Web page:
NPF leader Jealousy Mawarire in BIG trouble over what he said about president Mnangagwa’s son & RBZ


THE Reserve Bank of Zimbabwe (RBZ) has ordered National Patriotic Front (NPF) spokesperson, Jealousy Mawarire to retract utterances he made at a public debate that the central bank was involved in illicit money deals with a company owned by President Emmerson Mnangagwa’s son or face a $10 million lawsuit.

Last week, while addressing a Zimbabwe Electoral Support Network (Zesn) debate series titled Making Elections Make Sense, Mawarire alleged that illegal foreign currency traders were receiving money from Spartan Investments owned by Mnangagwa’s son Tarirai David.

Through its lawyer, Gerald Mlotshwa, the RBZ has demanded that Mawarire retract his utterances or face a lawsuit.

“It is a matter of record that you stated, not alleged, that a private company Spartan Investments, belonging to the President’s son had an RTGS account with the RBZ. You further stated that it was through, and another company, Makanaka Investments, that the RBZ was engaged in the black market trading of the United States dollar,” he wrote.
Mlotshwa also demanded Mawarire to bring about evidence of transactions by the RBZ regarding that matter.

“Our client’s instructions are that you should provide us, and the general public, with this information before 12 noon, Wednesday 2, 2018.”

Mlotshwa added: “It is manifest, from your statement, and further comments on your Twitter account that this information exist and that you have these details at hand.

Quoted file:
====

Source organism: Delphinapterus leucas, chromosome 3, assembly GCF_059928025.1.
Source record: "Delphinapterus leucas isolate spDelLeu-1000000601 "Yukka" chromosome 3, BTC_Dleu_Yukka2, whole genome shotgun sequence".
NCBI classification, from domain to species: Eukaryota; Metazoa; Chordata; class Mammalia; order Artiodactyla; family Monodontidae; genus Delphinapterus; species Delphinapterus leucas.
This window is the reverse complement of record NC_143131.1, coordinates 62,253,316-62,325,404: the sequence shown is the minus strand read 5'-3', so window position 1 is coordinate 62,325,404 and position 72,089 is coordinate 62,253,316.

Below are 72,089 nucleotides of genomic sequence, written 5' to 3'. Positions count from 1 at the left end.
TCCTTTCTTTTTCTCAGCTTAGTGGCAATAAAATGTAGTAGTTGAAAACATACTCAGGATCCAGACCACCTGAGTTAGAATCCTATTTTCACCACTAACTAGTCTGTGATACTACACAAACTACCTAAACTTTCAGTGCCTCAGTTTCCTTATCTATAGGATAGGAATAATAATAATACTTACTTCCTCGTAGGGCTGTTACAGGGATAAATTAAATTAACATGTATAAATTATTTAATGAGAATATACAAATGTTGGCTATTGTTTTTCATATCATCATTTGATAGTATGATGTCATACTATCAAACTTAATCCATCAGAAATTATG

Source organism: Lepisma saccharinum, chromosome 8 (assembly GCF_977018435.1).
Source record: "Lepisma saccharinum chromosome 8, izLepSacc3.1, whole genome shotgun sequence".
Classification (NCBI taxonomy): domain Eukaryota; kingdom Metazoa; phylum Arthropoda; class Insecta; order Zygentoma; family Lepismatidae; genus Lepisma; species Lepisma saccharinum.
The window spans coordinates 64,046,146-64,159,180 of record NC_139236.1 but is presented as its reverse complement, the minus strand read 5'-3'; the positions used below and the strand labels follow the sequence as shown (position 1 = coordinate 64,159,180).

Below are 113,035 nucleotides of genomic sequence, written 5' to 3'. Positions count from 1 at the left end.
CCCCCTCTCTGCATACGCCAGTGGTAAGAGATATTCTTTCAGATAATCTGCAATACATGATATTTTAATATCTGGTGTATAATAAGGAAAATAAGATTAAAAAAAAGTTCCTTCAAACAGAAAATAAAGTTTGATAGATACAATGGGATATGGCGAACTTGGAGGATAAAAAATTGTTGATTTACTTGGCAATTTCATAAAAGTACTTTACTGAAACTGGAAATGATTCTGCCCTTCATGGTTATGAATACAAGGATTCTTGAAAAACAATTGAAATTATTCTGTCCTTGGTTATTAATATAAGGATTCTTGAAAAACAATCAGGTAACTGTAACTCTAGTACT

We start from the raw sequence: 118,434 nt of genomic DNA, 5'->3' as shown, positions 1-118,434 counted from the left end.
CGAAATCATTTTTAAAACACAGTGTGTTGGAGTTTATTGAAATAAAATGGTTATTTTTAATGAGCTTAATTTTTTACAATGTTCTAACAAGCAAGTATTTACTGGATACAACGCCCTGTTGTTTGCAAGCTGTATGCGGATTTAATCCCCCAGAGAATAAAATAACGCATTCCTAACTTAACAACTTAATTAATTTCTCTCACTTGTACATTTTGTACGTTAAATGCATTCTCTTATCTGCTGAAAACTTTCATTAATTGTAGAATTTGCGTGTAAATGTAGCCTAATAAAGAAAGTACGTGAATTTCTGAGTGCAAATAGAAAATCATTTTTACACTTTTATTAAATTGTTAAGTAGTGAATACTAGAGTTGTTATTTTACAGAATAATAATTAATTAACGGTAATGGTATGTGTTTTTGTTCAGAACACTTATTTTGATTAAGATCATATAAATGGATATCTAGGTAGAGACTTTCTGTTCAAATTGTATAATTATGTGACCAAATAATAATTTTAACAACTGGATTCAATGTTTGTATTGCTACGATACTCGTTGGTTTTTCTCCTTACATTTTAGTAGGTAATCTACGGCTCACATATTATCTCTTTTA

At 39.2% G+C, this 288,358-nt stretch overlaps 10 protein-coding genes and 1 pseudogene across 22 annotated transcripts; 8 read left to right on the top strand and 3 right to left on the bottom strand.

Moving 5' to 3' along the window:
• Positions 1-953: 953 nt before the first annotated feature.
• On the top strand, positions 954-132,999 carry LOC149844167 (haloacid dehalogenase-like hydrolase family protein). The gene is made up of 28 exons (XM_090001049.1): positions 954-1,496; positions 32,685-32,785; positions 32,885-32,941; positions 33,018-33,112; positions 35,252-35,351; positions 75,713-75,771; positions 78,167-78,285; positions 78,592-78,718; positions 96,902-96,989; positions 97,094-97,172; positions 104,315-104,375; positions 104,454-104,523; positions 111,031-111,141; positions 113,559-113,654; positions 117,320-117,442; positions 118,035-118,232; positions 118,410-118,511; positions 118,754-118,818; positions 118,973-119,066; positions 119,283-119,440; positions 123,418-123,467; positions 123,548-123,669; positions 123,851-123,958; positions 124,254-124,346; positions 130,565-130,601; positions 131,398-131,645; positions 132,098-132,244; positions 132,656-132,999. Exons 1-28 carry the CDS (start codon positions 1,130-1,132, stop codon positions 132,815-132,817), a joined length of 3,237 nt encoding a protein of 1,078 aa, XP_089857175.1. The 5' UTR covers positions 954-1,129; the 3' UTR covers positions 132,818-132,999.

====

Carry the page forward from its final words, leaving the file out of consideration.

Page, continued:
“In the event of your failure to do so, and taking account of the reckless and irresponsible nature of your statements, our client will institute the necessary legal action to claim US$10 million as damages from yourself.”

In his presentation, Mawarire said traders were receiving cash as well as electronic money through RBZ from Spartan Investments, which he claimed is owned by Mnangagwa’s son. He also claimed that the other company, which was providing the illicit funding was Makanaka Investments owned by Antony Clever Pote from Zvishavane.

Mawarire later used social media to share documents which he claimed “are snippets of the Spartan Investments docket” at the Zimbabwe Anti-Corruption Commission (Zacc).

But Mawarire in his response to Mlotshwa, threatened to disclose more information regarding the illicit deals which he said were well documented. He said Mlotshwa’s threats were baseless.

“However, as a matter of fact, the Reserve Bank has been central in the creation of the current liquidity and monetary situation. For instance, contrary to the law and normal banking standards, the central bank has allowed central government to run an overdraft facility with it,” he wrote.

“This overdraft facility was meant to finance the huge fiscal demands and uncontrolled expenditure of central government. By allowing this overdraft facility, your client, who, in any event, is under-capitalised, was then forced to unlawfully dip their huge hands into normal RTGS and nostro balances kept by the banking sector.”

Mawarire said it was the RBZ that should apologise to the people of Zimbabwe.

“The management of the country’s economy is surely a public matter that affects every citizen. Neither your client, nor anyone else, has a right to muzzle free speech on an important matter as the economy,” he added.

“I would like to assure you that, while I spent two minutes talking about the RBZ and the cash crisis at the Zesn public forum, I will definitely spend more time on the subject in our next political rallies to make sure the public appreciates the extent of the damage your client’s unlawful actions have done to the economy, the banking sector and the liquidity situation in the country.”

– NewsDay

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